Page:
OVERVIEW: Bradford missed most of this season due to him injuring his shoulder in the season opener. He is a very polished passer that is smart and showed leadership and poise right from the start of his Oklahoma career. But playing in OU's spread attack will take some transition to the pro offense because he worked out of the shotgun mostly, rarely was pressured until this past season, and never really was asked to read the defense pre-snap because of their "check with me" scheme from the coaches on the sideline.
NFL FORECAST: Bradford is going to need some time to transition to the pro offense, but there's no reason to believe he won't be able to do it. But he is going to need some time and he probably isn't a good option to play right away. He's a player that should be given a few weeks at the beginning of the season to sit and watch before being asked to lead a team, because it's a significant transition he's going to have to make. But he does possess the intangibles to make the transition. And while he won't be a bad quarterback right off the bat, the fact that he's played very little in the past year means he's not likely to get off to a fast start as a rookie. With more reps, he'll be able to transition to a dropback passer. He won't be a threat to run at the next level, and it wouldn't hurt if he filled out his frame a bit more to absorb the NFL punishment. I think he'll be a solid passing QB once he starts to grasp an NFL offense. Bradford should be a much better quarterback two or three years down the road than he will be at the outset of his career. His learning curve is steep, but I believe once he gets over those first few hurdles, his progression will be very steep. His accuracy and timing are about as you'll expect to see from a college quarterback. He'll hit a hurdle with how much faster the NFL game is, which is why he should sit at the outset. And he'll have to prove that he can develop a feel for pressure. But if you ask me, I suspect that down the road Bradford will be a similar player to what Kurt Warner is now in his later years in Arizona. And Warner has never had the best pocket presence either.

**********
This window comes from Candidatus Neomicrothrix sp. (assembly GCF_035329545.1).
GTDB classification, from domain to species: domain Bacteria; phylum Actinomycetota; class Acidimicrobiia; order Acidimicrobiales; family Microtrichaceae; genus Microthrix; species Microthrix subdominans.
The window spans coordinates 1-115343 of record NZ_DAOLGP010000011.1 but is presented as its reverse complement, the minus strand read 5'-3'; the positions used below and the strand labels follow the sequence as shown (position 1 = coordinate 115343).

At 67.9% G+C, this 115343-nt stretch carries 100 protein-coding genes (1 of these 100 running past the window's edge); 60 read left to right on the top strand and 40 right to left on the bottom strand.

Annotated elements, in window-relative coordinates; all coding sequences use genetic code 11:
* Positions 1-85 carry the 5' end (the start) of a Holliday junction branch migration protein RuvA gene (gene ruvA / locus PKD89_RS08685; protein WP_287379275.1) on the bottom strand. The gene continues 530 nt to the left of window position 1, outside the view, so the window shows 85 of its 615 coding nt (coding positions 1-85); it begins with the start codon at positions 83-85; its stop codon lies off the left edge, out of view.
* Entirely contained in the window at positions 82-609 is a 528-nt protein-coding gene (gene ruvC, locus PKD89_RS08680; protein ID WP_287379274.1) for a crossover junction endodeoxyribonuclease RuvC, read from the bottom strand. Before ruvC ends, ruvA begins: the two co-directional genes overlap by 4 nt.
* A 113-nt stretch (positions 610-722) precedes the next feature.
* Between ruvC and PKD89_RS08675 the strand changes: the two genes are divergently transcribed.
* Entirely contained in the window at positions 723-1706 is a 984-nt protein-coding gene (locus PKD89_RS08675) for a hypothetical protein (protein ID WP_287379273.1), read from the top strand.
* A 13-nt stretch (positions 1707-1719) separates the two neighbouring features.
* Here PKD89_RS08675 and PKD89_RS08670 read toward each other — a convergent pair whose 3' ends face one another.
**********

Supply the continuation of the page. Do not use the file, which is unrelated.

ATL FORECAST: Obviously Bradford and Ryan don't quite mix. Bradford could work in Atlanta because he could sit and watch behind Ryan and then be dealt down the road for future picks.
VALUE: Bradford isn't quite NFL ready to merit being a Top 5 pick. But for a team in the Top 10 that has some other options to at least start the season, he would be a worthwhile choice. But ideally for a team that is looking for him to compete right away, he's probably better going in the No. 10-15 range.